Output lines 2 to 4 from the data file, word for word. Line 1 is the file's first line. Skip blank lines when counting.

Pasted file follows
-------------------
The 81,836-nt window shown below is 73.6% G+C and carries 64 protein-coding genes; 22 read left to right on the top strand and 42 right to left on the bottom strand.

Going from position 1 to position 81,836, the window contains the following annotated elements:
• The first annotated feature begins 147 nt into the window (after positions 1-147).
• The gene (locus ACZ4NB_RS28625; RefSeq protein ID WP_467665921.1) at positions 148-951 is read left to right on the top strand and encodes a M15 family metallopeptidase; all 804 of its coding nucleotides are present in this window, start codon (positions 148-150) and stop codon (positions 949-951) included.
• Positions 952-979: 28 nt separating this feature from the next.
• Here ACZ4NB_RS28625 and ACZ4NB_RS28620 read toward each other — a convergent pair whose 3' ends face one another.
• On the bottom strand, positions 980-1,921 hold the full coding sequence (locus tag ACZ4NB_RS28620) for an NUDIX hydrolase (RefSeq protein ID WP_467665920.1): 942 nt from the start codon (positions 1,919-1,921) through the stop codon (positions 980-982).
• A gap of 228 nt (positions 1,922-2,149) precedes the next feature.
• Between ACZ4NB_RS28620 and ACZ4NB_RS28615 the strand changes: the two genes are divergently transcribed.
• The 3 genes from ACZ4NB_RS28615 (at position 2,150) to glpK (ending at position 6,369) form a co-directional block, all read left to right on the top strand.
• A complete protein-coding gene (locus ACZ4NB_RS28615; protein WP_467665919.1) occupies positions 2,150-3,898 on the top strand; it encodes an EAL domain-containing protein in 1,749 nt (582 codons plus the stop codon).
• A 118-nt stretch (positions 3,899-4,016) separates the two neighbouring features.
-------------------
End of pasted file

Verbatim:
Going from position 1 to position 81,836, the window contains the following annotated elements:
• The first annotated feature begins 147 nt into the window (after positions 1-147).
• The gene (locus ACZ4NB_RS28625; RefSeq protein ID WP_467665921.1) at positions 148-951 is read left to right on the top strand and encodes a M15 family metallopeptidase; all 804 of its coding nucleotides are present in this window, start codon (positions 148-150) and stop codon (positions 949-951) included.